You Really Shouldn’t Touch Those Wooden Utility Poles
Millions of these poles continue to be coated with PCP, a carcinogenic chemical
After Hurricane Sandy hit our small Long Island, NY town, I watched 80-foot utility poles leaching a black, smelly, oily substance and added a new word and meaning to my vocabulary: “Pentachlorophenol.” That was the first time I became aware that these poles were treated with a toxic pesticide that has a long history of leaching into groundwater, rivers, streams, and soil.
Photo by Daniel Oines
Google pentachlorophenol, which is often called Penta or PCP, and you will learn that it starts as a white crystalline solid. The chlorinated phenol (aka carbolic acid which can easily cause chemical burns) is mixed with P9 crude oil to produce the liquid Pentachlorophenol. The chemical compound, which is used to preserve wooden utility poles against fungi and termites, has been around since 1936 and its toxic footprint and use persists to this day.
PCP preserves the wood from rot by killing any living organism in, on or up to eight feet around the pole. Exposure to PCP can cause reproductive and developmental problems, damage the immune system, and even cause cancer. Children and developing fetuses are most at risk. It is reported that back in the 1990s, the EPA calculated that children face a 220 times increased risk of cancer from exposure to soil contaminated with PCP leaching out of the utility poles. The chemical is highly toxic to birds, mammals and aquatic organisms as well. The EPA notes that even a relatively short exposure (as little as 6 hours) can result in mortality of fish eggs occurring as much as 80 days later.
Further more, you will learn that impurities often get introduced into this compound during the formulation — such as furans, hexochlorobenzene, and dioxin, the toxic component of the Vietnam War defoliant “Agent Orange” — can be even more toxic than the PCP itself. Read that sentence again before you go on!
It did not take me long to find out that this chemical was well documented by the US Environmental Protection Agency, Centers for Disease Control, the Agency for Toxic Substances and Disease Registry (ATDSR), World Health Organization, as well as state and local governments as being toxic to humans and wildlife.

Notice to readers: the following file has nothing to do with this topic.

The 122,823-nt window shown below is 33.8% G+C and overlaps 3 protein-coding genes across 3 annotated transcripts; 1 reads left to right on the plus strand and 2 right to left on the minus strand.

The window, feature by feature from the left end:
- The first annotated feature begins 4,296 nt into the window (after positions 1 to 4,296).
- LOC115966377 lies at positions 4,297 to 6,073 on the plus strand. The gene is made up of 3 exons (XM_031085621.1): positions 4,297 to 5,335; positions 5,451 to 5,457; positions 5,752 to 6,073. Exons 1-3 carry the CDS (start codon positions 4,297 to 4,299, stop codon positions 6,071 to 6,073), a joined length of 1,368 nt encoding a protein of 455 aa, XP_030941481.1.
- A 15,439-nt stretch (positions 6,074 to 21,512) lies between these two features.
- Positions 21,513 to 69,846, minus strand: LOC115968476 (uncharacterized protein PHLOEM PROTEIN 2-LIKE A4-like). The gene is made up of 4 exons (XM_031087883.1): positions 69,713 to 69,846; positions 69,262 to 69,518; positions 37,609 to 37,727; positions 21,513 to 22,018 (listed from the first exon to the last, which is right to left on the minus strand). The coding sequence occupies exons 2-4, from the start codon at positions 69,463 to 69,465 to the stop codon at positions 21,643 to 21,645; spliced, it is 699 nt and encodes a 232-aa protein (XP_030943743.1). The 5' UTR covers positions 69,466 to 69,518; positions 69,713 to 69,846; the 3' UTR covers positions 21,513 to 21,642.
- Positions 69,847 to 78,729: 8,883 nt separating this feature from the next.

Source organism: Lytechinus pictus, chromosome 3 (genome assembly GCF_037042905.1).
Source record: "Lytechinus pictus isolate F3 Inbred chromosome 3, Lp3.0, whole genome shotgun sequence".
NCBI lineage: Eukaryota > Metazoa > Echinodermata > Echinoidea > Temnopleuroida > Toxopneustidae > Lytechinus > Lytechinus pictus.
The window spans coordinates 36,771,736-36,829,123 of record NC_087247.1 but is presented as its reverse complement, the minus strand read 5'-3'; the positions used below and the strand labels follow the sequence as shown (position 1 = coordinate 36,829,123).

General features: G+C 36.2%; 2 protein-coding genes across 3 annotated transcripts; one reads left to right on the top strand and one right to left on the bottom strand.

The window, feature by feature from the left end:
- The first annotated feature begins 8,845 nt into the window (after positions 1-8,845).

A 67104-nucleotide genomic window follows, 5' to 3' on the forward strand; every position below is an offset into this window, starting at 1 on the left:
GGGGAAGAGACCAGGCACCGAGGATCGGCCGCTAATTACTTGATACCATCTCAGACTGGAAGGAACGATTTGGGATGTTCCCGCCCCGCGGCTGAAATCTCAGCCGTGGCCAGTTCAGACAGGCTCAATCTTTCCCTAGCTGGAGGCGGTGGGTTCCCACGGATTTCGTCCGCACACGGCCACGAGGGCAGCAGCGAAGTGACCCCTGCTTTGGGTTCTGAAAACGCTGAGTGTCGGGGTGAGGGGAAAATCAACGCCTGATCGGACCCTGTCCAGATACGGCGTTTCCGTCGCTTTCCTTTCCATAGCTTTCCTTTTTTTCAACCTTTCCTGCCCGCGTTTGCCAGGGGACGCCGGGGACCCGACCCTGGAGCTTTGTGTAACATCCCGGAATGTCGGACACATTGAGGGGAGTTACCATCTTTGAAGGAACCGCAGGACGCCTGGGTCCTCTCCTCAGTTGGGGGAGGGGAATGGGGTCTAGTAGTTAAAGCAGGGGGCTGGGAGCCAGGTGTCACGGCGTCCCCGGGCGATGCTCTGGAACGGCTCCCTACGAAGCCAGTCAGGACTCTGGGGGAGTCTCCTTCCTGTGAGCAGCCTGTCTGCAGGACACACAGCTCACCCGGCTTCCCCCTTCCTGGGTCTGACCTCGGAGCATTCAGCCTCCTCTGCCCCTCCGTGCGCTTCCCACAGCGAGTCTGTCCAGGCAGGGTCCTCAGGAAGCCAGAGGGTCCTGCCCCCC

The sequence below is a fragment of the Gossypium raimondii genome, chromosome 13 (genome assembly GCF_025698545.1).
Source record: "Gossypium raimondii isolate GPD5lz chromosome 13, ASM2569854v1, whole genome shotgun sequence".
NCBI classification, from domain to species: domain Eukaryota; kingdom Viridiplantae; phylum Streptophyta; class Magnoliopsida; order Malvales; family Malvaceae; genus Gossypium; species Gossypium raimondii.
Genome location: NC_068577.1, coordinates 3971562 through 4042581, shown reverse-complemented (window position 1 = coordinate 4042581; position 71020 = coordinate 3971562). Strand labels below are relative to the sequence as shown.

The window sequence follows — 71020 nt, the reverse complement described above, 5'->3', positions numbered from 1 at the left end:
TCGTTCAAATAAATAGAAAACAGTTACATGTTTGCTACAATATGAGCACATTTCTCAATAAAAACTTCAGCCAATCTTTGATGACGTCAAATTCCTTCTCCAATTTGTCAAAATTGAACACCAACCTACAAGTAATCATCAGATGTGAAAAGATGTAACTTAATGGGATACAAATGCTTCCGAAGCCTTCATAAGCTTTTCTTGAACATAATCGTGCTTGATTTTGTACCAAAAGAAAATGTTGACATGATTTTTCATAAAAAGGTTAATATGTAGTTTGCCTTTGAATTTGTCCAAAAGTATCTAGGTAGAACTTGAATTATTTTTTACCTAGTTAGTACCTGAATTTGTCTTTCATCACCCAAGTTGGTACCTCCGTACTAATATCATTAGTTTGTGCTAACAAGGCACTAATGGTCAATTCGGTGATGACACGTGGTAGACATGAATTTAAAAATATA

PCP has a long history of leaving hundreds if not thousands of contaminated sites in its path and not just across America but also across the world. The chemical is found in many Superfund and hazardous waste cites across the US. These toxic sites have devastated cities, towns and villages with long-term health issues as well as hundreds of millions in financial impacts. Even necessities of life such as community water wells have been poisoned and shut down from this insidious and pervasive chemical cocktail mixture.
The EPA has listed the substance as a probable human carcinogen, yet it continues to allow “limited use” of the chemical as treatment for utility poles (which alone have had a plethora of lawsuits and issues) that are ubiquitous across the country, and other wooden structures like piers, and bridges.
Photo by Chuck Idol
It would appear that the real question is, who influences the EPA in their decision-making process with this chemical? If one opens the curtain, you find the great and wonderful Oz of Penta is the “Pentachlorophenol Task Force” — a cannily named group representing the US and Canadian companies that produce, sell, and distribute pentachlorophenol and its products (poles).